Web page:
Date of this Version
July 1, 2009 in The China Beat http://www.thechinabeat.org/
In early May, a conference was held at Yale for retiring Chinese historian Jonathan Spence, with several China Beatniks in attendance. Here, Robert Kapp, one of Jonathan Spence’s first graduate students, reflects on the shifts in the stories we’ve told and heard about China during the time that Spence has been active in the field.
The retirement of a distinguished scholar and doctoral mentor sometimes goes insufficiently remarked, but in the case of Jonathan Spence’s recent retirement from the Yale History faculty, something better happened. Happily, several of Spence’s Ph.D. students decided to throw their efforts into a conference and celebration in his honor, on the Yale Campus, in early May. The result was a most interesting and varied set of scholarly presentations, a warm and enthusiasticdinner event seasoned with warm reminiscences from generations of young and mid-career Chinese history scholars who received their early training from Spence, and a great many reunions of old friends with shared experiences of graduate life at Yale.
Four attendees in particular – Robert Oxnam, Roger DesForges, Sherman Cochran, and I – represented the original tranche of doctoral candidates who finished their degrees under Jonathan’s benign and helpful guidance. We were far and away the oldest Spence “products” in attendance; all of us began our graduate school lives as students of Spence’s own academic mentors, Professors Arthur F. and Mary C. Wright. Jonathan essentially inherited us from Mary Wright, in particular, as both we and Yale lost an inspiring senior scholar and came to know a brilliant and promising one at the start of what would become a brilliant career in the China field.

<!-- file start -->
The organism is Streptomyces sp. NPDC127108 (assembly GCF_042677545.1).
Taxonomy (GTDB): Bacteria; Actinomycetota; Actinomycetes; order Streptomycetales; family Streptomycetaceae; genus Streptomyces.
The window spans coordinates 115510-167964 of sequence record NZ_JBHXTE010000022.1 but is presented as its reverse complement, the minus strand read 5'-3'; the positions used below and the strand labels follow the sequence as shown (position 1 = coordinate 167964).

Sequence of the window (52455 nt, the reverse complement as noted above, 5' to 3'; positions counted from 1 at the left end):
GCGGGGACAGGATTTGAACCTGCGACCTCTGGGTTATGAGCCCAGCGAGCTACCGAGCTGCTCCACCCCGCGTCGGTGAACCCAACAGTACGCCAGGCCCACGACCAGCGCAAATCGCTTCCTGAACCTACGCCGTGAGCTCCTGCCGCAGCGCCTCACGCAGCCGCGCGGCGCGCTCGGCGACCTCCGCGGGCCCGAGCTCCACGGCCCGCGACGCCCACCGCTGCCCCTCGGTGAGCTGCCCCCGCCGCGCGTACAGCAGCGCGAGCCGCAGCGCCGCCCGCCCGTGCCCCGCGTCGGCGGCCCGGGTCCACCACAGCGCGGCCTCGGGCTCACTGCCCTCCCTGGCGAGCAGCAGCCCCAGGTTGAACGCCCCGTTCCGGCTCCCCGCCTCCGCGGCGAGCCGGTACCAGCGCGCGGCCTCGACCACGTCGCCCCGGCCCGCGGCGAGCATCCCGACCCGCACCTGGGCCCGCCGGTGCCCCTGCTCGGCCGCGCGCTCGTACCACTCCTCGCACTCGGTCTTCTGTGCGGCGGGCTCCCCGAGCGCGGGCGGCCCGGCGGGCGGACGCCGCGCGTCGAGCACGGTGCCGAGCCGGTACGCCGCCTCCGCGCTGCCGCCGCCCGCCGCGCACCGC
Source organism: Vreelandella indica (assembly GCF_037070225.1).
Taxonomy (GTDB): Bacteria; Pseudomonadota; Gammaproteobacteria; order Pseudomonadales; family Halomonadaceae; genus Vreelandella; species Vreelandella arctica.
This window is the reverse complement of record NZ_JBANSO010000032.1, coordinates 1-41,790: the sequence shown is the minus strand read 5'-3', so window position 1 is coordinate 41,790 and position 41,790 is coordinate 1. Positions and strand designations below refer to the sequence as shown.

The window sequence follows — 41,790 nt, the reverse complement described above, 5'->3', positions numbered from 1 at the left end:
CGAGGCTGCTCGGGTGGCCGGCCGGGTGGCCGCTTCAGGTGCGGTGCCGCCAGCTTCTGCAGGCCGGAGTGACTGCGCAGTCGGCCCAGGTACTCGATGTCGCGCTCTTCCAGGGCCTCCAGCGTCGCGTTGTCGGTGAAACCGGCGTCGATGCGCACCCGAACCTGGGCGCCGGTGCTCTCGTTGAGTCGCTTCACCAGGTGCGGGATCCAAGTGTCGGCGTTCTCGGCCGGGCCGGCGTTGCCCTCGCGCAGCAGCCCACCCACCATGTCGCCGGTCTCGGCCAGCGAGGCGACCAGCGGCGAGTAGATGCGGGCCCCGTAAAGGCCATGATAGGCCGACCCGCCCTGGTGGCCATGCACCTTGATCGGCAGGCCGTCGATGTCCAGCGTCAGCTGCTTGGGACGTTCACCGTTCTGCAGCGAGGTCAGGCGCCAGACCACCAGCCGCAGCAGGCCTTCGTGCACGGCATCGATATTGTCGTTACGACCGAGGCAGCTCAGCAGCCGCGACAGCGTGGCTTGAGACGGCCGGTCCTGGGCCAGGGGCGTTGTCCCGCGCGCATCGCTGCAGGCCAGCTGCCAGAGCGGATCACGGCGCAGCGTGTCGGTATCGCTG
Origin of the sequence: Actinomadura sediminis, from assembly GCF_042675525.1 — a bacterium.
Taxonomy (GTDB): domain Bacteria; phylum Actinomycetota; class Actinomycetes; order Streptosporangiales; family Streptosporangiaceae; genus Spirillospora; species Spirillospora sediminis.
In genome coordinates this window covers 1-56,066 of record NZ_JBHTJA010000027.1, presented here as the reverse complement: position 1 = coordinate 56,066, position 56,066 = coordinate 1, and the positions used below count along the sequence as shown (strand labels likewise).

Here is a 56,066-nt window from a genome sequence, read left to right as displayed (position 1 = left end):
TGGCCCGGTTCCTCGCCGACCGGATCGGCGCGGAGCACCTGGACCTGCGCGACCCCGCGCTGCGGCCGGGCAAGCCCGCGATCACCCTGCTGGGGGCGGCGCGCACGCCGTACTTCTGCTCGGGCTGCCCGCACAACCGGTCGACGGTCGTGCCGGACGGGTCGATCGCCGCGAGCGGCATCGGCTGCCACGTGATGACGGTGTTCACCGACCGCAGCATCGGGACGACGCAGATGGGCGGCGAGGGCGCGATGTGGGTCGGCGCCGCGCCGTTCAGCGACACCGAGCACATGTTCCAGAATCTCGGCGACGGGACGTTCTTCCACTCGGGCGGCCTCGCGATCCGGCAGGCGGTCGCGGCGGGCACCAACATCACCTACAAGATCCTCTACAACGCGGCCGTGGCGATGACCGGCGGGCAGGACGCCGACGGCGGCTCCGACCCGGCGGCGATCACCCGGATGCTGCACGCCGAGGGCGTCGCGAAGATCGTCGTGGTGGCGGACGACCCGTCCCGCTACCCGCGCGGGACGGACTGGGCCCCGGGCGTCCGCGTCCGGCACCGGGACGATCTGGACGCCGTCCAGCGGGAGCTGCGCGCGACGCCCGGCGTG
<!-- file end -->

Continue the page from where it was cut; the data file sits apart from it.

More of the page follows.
While most of the panels at the conference honoring Jonathan Spence consisted of research presentations – many of them on topics, and using tools of scholarly sleuthing – reminiscent of Jonathan’s own compelling works, the last session addressed “China Beyond the Academy,” in the form of a round table with five of Jonathan’s “products” who, over the years, either left academia altogether or who, while remaining active academics, engaged with broader audiences as a part of their China commitment.